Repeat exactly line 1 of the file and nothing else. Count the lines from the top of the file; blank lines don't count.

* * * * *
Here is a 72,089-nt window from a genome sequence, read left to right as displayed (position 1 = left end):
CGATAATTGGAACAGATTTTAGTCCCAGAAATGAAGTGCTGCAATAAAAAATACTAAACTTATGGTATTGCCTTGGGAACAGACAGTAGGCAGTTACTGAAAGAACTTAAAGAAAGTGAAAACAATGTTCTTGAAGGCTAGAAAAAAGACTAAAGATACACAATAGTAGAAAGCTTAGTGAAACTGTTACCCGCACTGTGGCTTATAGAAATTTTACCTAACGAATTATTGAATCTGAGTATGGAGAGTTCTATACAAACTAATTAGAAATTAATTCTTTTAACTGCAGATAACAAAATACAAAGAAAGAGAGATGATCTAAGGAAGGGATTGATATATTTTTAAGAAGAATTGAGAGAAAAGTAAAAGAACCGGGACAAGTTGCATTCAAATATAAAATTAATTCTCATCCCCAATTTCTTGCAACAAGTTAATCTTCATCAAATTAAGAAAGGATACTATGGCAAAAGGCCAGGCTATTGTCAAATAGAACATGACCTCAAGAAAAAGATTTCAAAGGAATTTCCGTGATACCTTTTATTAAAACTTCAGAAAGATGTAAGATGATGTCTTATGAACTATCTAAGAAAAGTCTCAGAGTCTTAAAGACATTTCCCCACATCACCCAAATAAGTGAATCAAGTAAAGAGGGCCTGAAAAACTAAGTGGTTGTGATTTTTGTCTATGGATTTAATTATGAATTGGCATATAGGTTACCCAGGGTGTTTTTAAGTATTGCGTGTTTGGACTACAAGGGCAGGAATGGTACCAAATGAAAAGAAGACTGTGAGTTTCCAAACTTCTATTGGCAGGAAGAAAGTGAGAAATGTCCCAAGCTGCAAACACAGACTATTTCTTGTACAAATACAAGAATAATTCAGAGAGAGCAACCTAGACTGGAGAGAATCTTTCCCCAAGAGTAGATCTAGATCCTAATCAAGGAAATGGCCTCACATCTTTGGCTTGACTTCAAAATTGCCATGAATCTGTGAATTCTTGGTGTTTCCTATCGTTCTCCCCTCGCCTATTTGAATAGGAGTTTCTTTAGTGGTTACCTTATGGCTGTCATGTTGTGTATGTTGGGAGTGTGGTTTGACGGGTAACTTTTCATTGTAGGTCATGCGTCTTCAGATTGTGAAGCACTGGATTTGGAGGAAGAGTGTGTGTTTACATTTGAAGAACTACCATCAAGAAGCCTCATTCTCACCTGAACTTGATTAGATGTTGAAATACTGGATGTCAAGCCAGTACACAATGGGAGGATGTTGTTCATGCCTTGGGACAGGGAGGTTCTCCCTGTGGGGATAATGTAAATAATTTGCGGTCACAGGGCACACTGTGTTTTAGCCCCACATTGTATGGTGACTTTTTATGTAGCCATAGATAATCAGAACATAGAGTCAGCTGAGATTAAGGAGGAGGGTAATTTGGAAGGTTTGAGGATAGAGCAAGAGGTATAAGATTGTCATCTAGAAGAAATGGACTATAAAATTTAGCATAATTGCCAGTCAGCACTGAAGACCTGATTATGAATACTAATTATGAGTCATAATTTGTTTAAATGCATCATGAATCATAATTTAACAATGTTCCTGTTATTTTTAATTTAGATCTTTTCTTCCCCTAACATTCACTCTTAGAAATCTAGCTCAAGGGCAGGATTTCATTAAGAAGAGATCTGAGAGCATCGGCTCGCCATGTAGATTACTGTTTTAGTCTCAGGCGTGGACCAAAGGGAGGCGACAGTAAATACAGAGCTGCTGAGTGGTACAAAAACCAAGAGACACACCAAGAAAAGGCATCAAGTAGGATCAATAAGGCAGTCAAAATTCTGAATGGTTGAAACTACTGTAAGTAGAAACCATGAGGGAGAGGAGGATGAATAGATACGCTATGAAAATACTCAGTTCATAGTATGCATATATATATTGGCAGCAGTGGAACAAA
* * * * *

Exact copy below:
Here is a 72,089-nt window from a genome sequence, read left to right as displayed (position 1 = left end):